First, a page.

The nationwide pre-K network, Educare, has opened its first early-childhood school that will serve Native American children on an Indian reservation in northeastern Nebraska.
The facility will serve nearly 200 infants through preschool students on the Winnebago Indian Reservation, and will combine research-based early-childhood instruction with native-language lessons and activities that teach and honor tribal culture and traditions.
“Educare Winnebago is a welcome addition to our community,” says John Blackhawk, the Winnebago Tribal Council chairman, in a statement. “These teachings will not only help our children be well-versed in their heritage, it also will provide them with the educational foundation they need to do well in school and beyond.”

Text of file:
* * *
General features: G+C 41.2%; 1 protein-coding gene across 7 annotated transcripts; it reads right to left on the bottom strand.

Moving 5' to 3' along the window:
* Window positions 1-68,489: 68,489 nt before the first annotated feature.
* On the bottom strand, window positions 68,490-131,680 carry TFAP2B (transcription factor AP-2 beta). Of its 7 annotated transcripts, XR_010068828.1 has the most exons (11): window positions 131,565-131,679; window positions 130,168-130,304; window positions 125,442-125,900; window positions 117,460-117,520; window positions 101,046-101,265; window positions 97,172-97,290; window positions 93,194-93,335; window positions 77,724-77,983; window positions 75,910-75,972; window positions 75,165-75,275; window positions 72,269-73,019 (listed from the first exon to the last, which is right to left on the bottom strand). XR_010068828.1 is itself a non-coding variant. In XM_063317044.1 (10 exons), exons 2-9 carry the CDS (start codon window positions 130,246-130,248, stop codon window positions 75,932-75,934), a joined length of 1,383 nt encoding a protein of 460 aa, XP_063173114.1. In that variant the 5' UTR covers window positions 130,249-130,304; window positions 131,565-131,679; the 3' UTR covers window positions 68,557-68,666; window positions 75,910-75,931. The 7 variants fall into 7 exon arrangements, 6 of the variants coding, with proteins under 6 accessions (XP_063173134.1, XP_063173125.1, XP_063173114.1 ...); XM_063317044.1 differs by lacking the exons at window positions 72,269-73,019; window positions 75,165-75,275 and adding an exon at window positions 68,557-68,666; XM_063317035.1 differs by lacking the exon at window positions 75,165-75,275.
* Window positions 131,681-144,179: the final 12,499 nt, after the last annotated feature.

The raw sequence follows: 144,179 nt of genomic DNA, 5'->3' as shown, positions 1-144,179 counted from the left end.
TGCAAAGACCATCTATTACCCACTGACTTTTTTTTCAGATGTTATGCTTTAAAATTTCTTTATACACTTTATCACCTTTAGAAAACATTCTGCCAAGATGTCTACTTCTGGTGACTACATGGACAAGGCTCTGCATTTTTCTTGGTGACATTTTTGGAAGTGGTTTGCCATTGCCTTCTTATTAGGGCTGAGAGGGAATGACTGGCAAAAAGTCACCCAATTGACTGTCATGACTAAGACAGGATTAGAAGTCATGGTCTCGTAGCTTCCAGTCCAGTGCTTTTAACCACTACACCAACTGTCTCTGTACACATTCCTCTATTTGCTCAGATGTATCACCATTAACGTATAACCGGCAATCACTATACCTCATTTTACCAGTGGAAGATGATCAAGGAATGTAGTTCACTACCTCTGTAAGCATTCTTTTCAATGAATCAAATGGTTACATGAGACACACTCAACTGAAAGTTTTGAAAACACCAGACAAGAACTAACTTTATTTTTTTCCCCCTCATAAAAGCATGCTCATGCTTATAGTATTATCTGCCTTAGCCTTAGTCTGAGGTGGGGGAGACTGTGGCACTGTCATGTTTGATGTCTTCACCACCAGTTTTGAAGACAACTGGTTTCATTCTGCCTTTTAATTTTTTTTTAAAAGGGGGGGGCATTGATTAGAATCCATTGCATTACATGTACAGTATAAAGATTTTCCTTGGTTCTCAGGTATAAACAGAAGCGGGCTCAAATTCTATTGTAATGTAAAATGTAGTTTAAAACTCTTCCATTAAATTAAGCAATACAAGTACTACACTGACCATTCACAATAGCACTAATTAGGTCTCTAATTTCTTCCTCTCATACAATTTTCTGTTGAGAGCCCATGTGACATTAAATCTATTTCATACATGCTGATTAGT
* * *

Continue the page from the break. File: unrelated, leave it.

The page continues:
Some research has found that high-quality pre-K programs can boost reading and math scores while also teaching children important classroom skills like how to raise their hands and pay attention. Nationwide, nearly 60 percent of American Indian 3- and 4-year-olds do not attend preschool, compared to 54 percent of all children. American Indian students graduate high school at rates below their non-native peers, and score lower on national standardized exams.
The Educare Learning Network is a private-public partnership and has twenty schools in 13 states and Washington. The schools, which serve low-income children, offer year-round pre-K and longer days, and spend up to $20,000 per child. One study found that children who attended Educare in Chicago and Omaha performed better than other low-income students on standardized reading tests, and in some cases, outperformed other public school students
A version of this news article first appeared in the Rural Education blog.